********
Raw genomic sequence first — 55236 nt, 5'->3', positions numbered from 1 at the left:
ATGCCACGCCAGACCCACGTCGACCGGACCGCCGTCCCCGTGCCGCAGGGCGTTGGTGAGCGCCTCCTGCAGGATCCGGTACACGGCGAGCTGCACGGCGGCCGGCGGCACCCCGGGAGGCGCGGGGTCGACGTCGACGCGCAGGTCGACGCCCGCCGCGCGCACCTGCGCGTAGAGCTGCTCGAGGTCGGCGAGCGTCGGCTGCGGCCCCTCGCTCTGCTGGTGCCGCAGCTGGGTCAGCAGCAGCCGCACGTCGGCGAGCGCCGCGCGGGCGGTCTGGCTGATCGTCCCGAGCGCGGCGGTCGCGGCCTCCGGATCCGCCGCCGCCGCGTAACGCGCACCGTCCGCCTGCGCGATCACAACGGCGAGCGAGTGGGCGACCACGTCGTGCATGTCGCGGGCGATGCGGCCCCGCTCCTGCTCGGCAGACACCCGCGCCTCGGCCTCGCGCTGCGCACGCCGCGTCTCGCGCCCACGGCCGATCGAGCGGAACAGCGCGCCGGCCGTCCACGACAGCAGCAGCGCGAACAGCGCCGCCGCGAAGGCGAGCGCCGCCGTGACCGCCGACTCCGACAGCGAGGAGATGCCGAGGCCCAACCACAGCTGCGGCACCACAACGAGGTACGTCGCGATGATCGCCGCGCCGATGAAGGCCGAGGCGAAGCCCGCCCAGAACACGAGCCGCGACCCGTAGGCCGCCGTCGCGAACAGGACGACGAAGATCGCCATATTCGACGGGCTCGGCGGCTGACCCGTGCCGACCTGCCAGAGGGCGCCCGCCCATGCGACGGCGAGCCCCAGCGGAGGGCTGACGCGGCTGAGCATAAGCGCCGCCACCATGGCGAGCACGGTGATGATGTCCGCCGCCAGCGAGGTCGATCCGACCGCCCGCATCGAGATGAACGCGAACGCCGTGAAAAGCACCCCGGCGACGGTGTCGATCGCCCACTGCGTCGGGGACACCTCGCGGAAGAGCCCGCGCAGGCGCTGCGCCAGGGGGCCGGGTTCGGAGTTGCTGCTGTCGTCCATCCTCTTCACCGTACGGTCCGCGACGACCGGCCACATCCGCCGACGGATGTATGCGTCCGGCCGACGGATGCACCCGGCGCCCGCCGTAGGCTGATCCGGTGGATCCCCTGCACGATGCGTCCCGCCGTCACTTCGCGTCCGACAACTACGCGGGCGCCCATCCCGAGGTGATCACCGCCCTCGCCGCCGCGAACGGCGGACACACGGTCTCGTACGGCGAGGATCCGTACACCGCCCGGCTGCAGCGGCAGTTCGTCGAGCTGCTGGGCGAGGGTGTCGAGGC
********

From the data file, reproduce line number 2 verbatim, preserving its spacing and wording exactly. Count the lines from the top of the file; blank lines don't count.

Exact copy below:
ATGCCACGCCAGACCCACGTCGACCGGACCGCCGTCCCCGTGCCGCAGGGCGTTGGTGAGCGCCTCCTGCAGGATCCGGTACACGGCGAGCTGCACGGCGGCCGGCGGCACCCCGGGAGGCGCGGGGTCGACGTCGACGCGCAGGTCGACGCCCGCCGCGCGCACCTGCGCGTAGAGCTGCTCGAGGTCGGCGAGCGTCGGCTGCGGCCCCTCGCTCTGCTGGTGCCGCAGCTGGGTCAGCAGCAGCCGCACGTCGGCGAGCGCCGCGCGGGCGGTCTGGCTGATCGTCCCGAGCGCGGCGGTCGCGGCCTCCGGATCCGCCGCCGCCGCGTAACGCGCACCGTCCGCCTGCGCGATCACAACGGCGAGCGAGTGGGCGACCACGTCGTGCATGTCGCGGGCGATGCGGCCCCGCTCCTGCTCGGCAGACACCCGCGCCTCGGCCTCGCGCTGCGCACGCCGCGTCTCGCGCCCACGGCCGATCGAGCGGAACAGCGCGCCGGCCGTCCACGACAGCAGCAGCGCGAACAGCGCCGCCGCGAAGGCGAGCGCCGCCGTGACCGCCGACTCCGACAGCGAGGAGATGCCGAGGCCCAACCACAGCTGCGGCACCACAACGAGGTACGTCGCGATGATCGCCGCGCCGATGAAGGCCGAGGCGAAGCCCGCCCAGAACACGAGCCGCGACCCGTAGGCCGCCGTCGCGAACAGGACGACGAAGATCGCCATATTCGACGGGCTCGGCGGCTGACCCGTGCCGACCTGCCAGAGGGCGCCCGCCCATGCGACGGCGAGCCCCAGCGGAGGGCTGACGCGGCTGAGCATAAGCGCCGCCACCATGGCGAGCACGGTGATGATGTCCGCCGCCAGCGAGGTCGATCCGACCGCCCGCATCGAGATGAACGCGAACGCCGTGAAAAGCACCCCGGCGACGGTGTCGATCGCCCACTGCGTCGGGGACACCTCGCGGAAGAGCCCGCGCAGGCGCTGCGCCAGGGGGCCGGGTTCGGAGTTGCTGCTGTCGTCCATCCTCTTCACCGTACGGTCCGCGACGACCGGCCACATCCGCCGACGGATGTATGCGTCCGGCCGACGGATGCACCCGGCGCCCGCCGTAGGCTGATCCGGTGGATCCCCTGCACGATGCGTCCCGCCGTCACTTCGCGTCCGACAACTACGCGGGCGCCCATCCCGAGGTGATCACCGCCCTCGCCGCCGCGAACGGCGGACACACGGTCTCGTACGGCGAGGATCCGTACACCGCCCGGCTGCAGCGGCAGTTCGTCGAGCTGCTGGGCGAGGGTGTCGAGGC